IR-16-02 Truck Axle Weight Distributions

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Truck Axle WeightDistributionsImplementation Report IR-16-02Prepared for Texas Department of TransportationMaintenance DivisionPrepared byTexas A&M Transportation InstituteCesar QuirogaSenior Research FellowJing LiAssistant Research EngineerJerry LeSoftware Applications DeveloperTxDOT Contract No. 47-4PV1A007TTI Contract No. 409186July, 2016

TABLE OF CONTENTSPageLIST OF TABLES . iiLIST OF FIGURES . iiINTRODUCTION . 1VIDEO DATA COLLECTION AND WIM DATA MATCHING . 1TRUCK WEIGHT DISTRIBUTIONS . 4AXLE WEIGHT DISTRIBUTIONS . 6HOW TO USE THE RESULTS . 6IR-16-02Page i

LIST OF TABLESPageTable 1. Overview of WIM Data Processing. . 4Table 2. Percentage of Trucks Heavier than 80,000 lb and 84,000 lb. . 5Table 3. Axle Group Weight Comparison at Four WIM Stations: Trucks in Table 1versus All Trucks Detected at the WIM Stations. 10LIST OF FIGURESPageFigure 1.Figure 2.Figure 3.Figure 4.Figure 5.Figure 6.Figure 7.Figure 8.Figure 9.Locations of 4 WIM Stations for Video Data Collection. . 2User Interface of WIM Data Processing Application. 3Distribution of Gross Vehicle Weights for All Truck Types. . 5Distribution of Single Axle Loads for All Trucks in the Sample. . 7Distribution of Tandem Axle Loads for All Trucks in the Sample. . 7Distribution of Tridem Axle Loads for All Trucks in the Sample. . 8Distribution of Quadrem Axle Loads for All Trucks in the Sample. . 8Distribution of Single Axle Loads for Water Trucks. . 9Distribution of Tandem Axle Loads for Water Trucks. . 9IR-16-02Page ii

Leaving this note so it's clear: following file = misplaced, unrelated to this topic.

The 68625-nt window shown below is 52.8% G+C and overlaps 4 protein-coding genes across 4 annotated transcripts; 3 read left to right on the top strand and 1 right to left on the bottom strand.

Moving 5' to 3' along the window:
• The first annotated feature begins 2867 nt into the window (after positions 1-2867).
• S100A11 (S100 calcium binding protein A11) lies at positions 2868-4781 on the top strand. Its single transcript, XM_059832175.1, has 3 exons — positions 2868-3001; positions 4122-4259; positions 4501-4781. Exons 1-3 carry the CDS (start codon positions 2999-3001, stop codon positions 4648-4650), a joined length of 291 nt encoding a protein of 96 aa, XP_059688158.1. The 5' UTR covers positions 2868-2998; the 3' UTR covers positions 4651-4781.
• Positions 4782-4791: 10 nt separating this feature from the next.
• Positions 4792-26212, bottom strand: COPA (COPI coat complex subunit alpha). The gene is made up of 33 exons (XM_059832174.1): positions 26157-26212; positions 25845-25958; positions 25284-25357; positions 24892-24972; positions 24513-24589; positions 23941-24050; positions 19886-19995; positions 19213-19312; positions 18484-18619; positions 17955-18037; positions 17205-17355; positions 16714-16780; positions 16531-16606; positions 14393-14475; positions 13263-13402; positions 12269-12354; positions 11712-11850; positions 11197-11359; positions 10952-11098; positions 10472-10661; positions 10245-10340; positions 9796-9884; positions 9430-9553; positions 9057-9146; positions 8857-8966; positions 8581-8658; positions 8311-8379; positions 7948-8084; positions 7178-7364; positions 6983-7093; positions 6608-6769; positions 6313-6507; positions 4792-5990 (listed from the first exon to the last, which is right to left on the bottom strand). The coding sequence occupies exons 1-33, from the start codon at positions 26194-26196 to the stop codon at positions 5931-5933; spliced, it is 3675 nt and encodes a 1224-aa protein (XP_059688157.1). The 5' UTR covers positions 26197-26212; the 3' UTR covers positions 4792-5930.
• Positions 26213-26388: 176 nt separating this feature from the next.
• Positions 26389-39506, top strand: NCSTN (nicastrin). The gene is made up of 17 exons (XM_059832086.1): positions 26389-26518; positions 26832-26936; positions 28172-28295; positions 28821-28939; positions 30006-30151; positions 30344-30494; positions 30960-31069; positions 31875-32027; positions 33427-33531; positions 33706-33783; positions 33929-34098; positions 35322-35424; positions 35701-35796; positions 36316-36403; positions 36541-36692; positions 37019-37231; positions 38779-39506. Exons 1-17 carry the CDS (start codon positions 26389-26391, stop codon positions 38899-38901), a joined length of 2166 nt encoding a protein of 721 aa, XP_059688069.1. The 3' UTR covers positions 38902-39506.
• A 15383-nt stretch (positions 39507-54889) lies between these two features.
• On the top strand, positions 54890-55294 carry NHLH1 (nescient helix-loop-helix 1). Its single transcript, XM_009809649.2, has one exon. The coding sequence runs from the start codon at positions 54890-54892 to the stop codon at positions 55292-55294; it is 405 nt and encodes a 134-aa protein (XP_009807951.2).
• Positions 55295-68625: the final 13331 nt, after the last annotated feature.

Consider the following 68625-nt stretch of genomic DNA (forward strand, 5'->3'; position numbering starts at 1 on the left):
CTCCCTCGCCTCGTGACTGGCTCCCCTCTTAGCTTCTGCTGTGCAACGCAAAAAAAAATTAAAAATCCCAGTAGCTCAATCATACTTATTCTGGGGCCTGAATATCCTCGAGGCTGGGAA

INTRODUCTIONEnergy developments that rely on horizontal drilling and hydraulic fracturing (also calledfracking) technologies generate enormous amounts of truck traffic on state, county, and localroads. Quantifying the number of truck trips and resulting 18-kip equivalent single axle loads(ESALs) associated with the development and operation of oil and gas wells is a criticalrequirement for designing and maintaining pavement structures on energy sector roads.This report describes a methodology to characterize axle weight distributions for estimatingESALs based on data obtained from the network of permanent weigh-in-motion (WIM) stationsthat TxDOT operates. Deploying portable WIM systems in the immediate vicinity of a wellunder development was not technically or financially feasible. For this reason, an indirectapproach was implemented, which relied on WIM readings from the network of permanent WIMstations along major TxDOT corridors and concurrent video data collection at the WIM stationlocations. The analysis involved using more than 50,000 sample trucks that were captured viavideo screenshots and their corresponding WIM readings to develop aggregated axle weightdistributions at 1,000-lb intervals. For additional information on how to use axle weightdistribution data, refer to Implementation Report IR-16-03 and Energy Sector Brief ESB-16-08.VIDEO DATA COLLECTION AND WIM DATA MATCHINGTxDOT collects data from approximately 1,148 permanent stations in Texas for a number of datacollection programs that collect vehicle volume, vehicle classification, and vehicle weight data.Of these, 41 permanent stations collect WIM data, either using bending plate or piezo sensors.These sensors are deployed at 20 TxDOT districts.Texas A&M Transportation Institute (TTI) researchers analyzed data from four WIM stations(PZ-502, W-531, W-533, and W-535), which are located in areas of active energy developmentactivity (Figure 1). To further understand what types of trucks normally drive in energydevelopment areas, and how these trucks are different from the overall truck population, TTI alsocollected video data at these four WIM stations and then matched samples of trucks to existingWIM data records. The analysis involved using more than 50,000 sample trucks that werecaptured via video screenshots and their corresponding WIM readings. The focus of the analysiswas the following truck types that are commonly used in the energy sector: dump trucks, drillingrig trucks, flatbed trucks, equipment trucks, water trucks, sand trucks, crude oil trucks, gasolinetrucks, and liquefied natural gas trucks.To assist in the video/WIM data matching and analysis, TTI developed a standalone program inC# to play back video files, identify trucks of interest and generate snapshots, select WIMrecords from a Microsoft Access database, and generate a record to document the match betweensnapshots and WIM records. Figure 2 provides a view of the graphical user interface.IR-16-02Page 1